Peace in the Middle East: Democracy Guarantees Nothing

by | Jul 23, 2002 | WORLD

Bush's assertion that Palestinians should elect someone not "compromised" by terror is regretfully unrealistic.

In his speech last month, President Bush laid out a diagram for genuine peace between Palestinians and Israelis. In essence, the United States has declared that there can be no peace with Arafat or with the Palestinian Authority, but that she would fully support a democratic Palestinian nation that eliminated terror and negotiated a fair settlement with Israel. Never has the Palestinian dream of a state, or a free and prosperous Arab nation, been closer to realization.

In spite of its good intentions, the plan hasn’t got a chance.

“Peace requires a new and different Palestinian leadership, so that a Palestinian state can be born,” said Bush. “I call on the Palestinian people to elect new leaders, leaders not compromised by terror. I call upon them to build a practicing democracy based on tolerance and liberty.” Bush’s conditions for a Palestinian state are minimal: a regime change, democracy and a governmental apparatus that at the very least doesn’t sustain terrorists. The first stipulation has seldom been pulled off in an Arab state without sadistic violence (I only use the word ‘seldom’ in the slim chance I might have missed a peaceful Arab regime change somewhere in the history books. I doubt it.) The second, an Arab democracy, exists only as some futuristic, utopian fantasy in Colin Powell’s imagination.

Recently, just in case there was still anyone in the administration that believed in the PA’s quest for peace, Bush received an intelligence report that Arafat had approved a $20,000 payment to members of the Al Aksa Martyrs Brigades terror group, an action that may or may not have convinced the President that the godfather of modern terror had to go. (Apparently, that and the Karine A shipment from Iran in January was not enough to convince the European Union, which released over 18 million Euros to the P.A. this week. Israel can now understandably hold the EU partially responsible for the death of her civilians.) Bush also told his key allies that the United States would cut off aid to the Palestinians if they failed to embrace the changes he suggested.

Shimon Peres, who now embarrasses the Israeli government and Jews worldwide every time he speaks, said that Bush’s speech was a “fatal mistake” and that a bloodbath would follow. Peres, like his allies in Egypt, Saudi Arabia and the United Nations, would like to see Palestinian statehood established with reforms implemented afterward. If a few hundred Israeli children are killed while the PA mobster state expands, well, legacy building has a price. Peres’ friend, U.N. Secretary-General Kofi Annan, who you’d mistakenly believe would be particularly supportive of free and open elections, also echoed warnings from top Palestinians, cautioning against free elections that could put “extremists” in power legally, producing a more radical leadership.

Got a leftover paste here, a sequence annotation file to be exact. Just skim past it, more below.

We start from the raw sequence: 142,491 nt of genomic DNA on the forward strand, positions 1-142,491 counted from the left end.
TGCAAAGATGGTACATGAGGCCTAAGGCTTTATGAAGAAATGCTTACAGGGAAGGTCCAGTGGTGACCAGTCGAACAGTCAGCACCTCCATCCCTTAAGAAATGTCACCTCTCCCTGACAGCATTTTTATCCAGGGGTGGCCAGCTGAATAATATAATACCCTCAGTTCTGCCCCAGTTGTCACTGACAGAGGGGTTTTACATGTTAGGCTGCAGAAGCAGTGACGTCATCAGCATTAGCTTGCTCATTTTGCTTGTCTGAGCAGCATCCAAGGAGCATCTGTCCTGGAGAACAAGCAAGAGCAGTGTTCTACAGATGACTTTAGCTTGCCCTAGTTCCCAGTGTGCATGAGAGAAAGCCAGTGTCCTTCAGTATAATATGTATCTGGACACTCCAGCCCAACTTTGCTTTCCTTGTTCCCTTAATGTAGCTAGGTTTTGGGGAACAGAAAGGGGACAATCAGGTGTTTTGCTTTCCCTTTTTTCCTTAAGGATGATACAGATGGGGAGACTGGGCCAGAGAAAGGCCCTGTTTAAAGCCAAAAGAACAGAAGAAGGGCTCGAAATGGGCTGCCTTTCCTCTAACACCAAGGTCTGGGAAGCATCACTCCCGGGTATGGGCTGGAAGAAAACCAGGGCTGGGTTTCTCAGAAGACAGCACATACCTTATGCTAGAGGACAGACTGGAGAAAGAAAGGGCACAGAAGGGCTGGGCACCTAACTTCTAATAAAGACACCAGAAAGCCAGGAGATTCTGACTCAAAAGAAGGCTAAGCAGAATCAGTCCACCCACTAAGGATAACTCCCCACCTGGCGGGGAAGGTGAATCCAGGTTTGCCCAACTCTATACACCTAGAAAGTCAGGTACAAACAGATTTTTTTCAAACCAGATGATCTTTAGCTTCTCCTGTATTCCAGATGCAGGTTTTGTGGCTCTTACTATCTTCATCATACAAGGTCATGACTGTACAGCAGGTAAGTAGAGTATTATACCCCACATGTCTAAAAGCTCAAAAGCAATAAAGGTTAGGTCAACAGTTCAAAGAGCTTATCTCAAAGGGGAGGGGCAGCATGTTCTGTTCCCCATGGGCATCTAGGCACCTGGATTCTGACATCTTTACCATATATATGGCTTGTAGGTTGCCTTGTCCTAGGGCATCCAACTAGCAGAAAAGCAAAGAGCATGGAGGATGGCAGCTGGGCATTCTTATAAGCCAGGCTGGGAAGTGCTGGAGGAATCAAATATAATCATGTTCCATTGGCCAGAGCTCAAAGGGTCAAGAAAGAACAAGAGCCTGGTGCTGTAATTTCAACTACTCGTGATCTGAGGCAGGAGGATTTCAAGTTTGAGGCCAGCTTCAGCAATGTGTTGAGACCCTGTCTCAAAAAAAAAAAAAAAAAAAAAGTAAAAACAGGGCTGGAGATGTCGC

Unfortunately, Annan may have a point.

Bush’s assertion that Palestinians should elect someone not “compromised” by terror is regretfully unrealistic. After decades of anti-Semitic propaganda and jihadist brainwashing, polls substantiate the uncivilized tenor of the general population in Palestinian territory, which widely supports terror. In a recent poll, a majority of Palestinians said their goal was the elimination Israel, while only 43 percent support a Palestinian state on the West Bank and Gaza. The same polls showed that between 60 percent and more than 70 percent of Palestinians support suicide bombings. Wednesday’s Los Angeles Times also reported in a poll conducted this month by the Jerusalem Media & Communications Center, that 25 percent of Palestinians chose Arafat as the person they “trust the most.” Arafat’s closest rival? Sheik Ahmed Yassin, spiritual leader of the terror group Hamas, who picked up 9 percent. Hamas does not recognize the PA and did not run candidates 1996 election, and may not participate in any election in the near future.

Israeli Housing Minister Natan Sharansky, for one, believes that of all the Arabs Palestinians are the closest to a democracy. Sharansky, a gulag survivor, blames the West for propping up a dictator like Arafat. And when reminded that the polls show the Palestinians still support Arafat in big numbers, Sharansky asked, “What does it mean that the Palestinians love only Arafat, the Russians when asked loved only Stalin. Did they have a choice? Has anybody made sure that the Palestinians have a choice?” Which adversary of Israel will guarantee that Palestinians actually have a “choice” this time? The EU? Jimmy Carter? Powell? Arafat? And what does a democracy guarantee anyway? The elected Iranian parliament makes the autocratic King of Jordan seem like Thomas Jefferson. Democracy on its own means nothing. But perhaps the Palestinians will surprise the world. Perhaps they will transform the Middle East forever. More likely, overwhelming and foolish hatred will trump the promise of freedom and prosperity.


David Harsanyi has written on culture, politics and sports for Capitalism Magazine, National Review, Weekly Standard, New York Press, Associated Press, CNN-SportsIllustrated, FrontPage Magazine, Tech Central Station, Israel National News & numerous other publications. Visit his website (

The views expressed above represent those of the author and do not necessarily represent the views of the editors and publishers of Capitalism Magazine. Capitalism Magazine sometimes publishes articles we disagree with because we think the article provides information, or a contrasting point of view, that may be of value to our readers.

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